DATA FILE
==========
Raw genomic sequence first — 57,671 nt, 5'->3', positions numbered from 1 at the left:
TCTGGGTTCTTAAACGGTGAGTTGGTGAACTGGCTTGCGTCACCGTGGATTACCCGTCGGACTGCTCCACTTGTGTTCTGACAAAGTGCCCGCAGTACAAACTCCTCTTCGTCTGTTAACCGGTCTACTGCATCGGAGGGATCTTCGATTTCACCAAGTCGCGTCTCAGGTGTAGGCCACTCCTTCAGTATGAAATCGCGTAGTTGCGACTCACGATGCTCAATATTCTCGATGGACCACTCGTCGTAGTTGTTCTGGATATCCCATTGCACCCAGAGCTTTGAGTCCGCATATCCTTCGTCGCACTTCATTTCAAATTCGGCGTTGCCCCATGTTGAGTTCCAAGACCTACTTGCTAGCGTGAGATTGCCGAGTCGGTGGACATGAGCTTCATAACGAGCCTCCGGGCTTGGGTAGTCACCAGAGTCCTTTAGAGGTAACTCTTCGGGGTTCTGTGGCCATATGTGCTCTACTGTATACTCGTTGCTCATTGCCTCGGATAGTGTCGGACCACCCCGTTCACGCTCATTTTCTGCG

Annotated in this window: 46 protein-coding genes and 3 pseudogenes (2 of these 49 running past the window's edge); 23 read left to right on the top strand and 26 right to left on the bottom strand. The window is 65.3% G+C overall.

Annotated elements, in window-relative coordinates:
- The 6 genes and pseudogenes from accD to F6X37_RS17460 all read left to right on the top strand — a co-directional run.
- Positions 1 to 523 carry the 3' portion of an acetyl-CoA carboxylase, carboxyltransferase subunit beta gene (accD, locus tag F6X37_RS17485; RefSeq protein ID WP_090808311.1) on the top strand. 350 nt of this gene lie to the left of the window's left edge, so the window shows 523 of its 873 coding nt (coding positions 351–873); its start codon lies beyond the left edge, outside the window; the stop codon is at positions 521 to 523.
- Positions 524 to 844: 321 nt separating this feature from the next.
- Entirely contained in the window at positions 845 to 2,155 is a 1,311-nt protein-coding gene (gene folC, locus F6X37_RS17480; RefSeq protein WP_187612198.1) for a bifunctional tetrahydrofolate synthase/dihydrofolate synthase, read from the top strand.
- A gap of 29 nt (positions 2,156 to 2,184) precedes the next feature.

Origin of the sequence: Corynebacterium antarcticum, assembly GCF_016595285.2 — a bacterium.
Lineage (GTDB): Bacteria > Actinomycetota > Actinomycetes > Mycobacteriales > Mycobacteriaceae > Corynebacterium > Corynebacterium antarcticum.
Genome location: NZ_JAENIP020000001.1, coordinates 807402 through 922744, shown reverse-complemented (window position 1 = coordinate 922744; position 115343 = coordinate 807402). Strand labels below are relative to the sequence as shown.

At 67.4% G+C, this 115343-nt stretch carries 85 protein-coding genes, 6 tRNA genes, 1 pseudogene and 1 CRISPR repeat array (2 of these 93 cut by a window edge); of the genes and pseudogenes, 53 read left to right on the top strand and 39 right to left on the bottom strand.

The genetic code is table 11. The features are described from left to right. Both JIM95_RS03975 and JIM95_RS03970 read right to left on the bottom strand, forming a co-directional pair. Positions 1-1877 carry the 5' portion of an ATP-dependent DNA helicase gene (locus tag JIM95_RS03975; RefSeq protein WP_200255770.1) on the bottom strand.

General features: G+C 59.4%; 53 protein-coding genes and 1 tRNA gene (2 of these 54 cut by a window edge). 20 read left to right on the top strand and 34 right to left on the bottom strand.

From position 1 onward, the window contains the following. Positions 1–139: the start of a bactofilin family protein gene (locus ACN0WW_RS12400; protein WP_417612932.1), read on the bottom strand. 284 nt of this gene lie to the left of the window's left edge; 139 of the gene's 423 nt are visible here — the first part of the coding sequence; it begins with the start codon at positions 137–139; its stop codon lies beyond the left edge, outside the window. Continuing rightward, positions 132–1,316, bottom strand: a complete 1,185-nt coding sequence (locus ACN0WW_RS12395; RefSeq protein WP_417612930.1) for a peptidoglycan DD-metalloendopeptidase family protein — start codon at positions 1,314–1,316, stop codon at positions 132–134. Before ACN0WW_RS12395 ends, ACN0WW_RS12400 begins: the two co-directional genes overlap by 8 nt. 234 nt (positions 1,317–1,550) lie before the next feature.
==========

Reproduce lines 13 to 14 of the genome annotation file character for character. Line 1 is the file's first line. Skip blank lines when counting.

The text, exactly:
At 67.4% G+C, this 115343-nt stretch carries 85 protein-coding genes, 6 tRNA genes, 1 pseudogene and 1 CRISPR repeat array (2 of these 93 cut by a window edge); of the genes and pseudogenes, 53 read left to right on the top strand and 39 right to left on the bottom strand.

The genetic code is table 11. The features are described from left to right. Both JIM95_RS03975 and JIM95_RS03970 read right to left on the bottom strand, forming a co-directional pair. Positions 1-1877 carry the 5' portion of an ATP-dependent DNA helicase gene (locus tag JIM95_RS03975; RefSeq protein WP_200255770.1) on the bottom strand.